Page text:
emissions target at the lowest possible cost. The U.S. has used emissions
trading successfully to reduce the pollution that causes acid rain -- exceeding
environmental objectives at about 50% the expected cost.
Scientific research. The Administration is continuing
its strong support for the U.S. Global Change Research Program, with nearly
$1.8 billion in funding requested for FY 2000. This program provides a sound
science foundation for policy decisions by furthering our understanding of
human- and naturally-induced changes in the Earth's environment and assessing
the likely consequences of global warming.
Thanks largely to U.S. leadership, the international climate change
agreement reached at Kyoto, Japan in December 1997, combines strong
environmental targets with elements of flexibility that will allow nations to
meet their targets in a cost-effective manner, including:
Flexible market mechanisms. The Protocol includes
critically important market mechanisms that can dramatically cut the cost of
reducing emissions. Chief among these are international emissions
trading and the so-called Clean Development Mechanism (CDM), which
will allow U.S. companies to participate in joint clean energy ventures in the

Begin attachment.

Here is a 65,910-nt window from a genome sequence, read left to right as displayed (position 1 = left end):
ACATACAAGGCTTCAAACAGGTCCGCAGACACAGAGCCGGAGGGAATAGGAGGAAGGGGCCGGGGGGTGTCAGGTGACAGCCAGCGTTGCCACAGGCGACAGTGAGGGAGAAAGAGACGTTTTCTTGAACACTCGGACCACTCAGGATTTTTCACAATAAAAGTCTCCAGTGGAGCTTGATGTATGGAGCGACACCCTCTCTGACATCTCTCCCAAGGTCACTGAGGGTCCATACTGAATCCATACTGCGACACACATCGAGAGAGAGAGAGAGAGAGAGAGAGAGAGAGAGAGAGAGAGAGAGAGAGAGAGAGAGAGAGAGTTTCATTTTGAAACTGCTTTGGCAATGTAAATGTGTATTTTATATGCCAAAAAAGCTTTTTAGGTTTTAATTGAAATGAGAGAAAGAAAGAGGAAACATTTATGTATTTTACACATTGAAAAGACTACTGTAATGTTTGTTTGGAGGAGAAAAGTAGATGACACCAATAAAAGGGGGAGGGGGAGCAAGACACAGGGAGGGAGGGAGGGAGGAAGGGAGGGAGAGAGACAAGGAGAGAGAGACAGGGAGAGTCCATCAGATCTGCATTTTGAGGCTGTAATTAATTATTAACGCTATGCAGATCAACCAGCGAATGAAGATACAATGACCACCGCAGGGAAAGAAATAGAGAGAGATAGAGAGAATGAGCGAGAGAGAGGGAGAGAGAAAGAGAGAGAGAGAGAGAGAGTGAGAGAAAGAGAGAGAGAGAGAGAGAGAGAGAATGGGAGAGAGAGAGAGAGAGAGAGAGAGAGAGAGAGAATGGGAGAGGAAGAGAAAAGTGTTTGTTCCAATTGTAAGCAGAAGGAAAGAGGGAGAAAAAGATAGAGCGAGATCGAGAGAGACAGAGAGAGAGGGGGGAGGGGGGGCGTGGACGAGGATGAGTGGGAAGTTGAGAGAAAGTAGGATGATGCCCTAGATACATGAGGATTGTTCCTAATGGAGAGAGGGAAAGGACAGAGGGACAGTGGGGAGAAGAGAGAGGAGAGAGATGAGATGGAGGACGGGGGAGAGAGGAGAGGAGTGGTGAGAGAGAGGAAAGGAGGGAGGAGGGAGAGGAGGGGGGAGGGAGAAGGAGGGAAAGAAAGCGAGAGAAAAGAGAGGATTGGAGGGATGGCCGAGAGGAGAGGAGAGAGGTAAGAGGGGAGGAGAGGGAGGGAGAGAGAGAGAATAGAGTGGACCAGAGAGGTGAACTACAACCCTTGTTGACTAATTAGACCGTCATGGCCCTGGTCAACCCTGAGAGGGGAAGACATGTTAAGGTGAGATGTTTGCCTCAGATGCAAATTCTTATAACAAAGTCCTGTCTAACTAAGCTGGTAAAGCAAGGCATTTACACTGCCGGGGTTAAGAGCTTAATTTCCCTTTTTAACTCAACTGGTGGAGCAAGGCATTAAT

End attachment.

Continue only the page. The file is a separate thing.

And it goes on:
developing world and earn credits from verified reductions in greenhouse gas
Emissions targets are to be reached over a five-year
commitment period. The first commitment period will be 2008-2012.
Allowing emissions to averaged over a commitment period helps smooth out
short-term fluctuations due to economic performance or weather. Having a decade
before the start of the binding period will allow more time for companies to
make the transition to greater energy efficiency and/or lower carbon
Emissions targets include all six major greenhouse
gases. This will provide both more comprehensive environmental
protection and additional flexibility for nations and companies.
Activities that absorb carbon, such as planting trees, can be
used to offset emissions. Including these so-called carbon sinks will
encourage afforestation, reforestation, and better forestry and agricultural
At the November 1998 UN climate change conference in Buenos Aires, the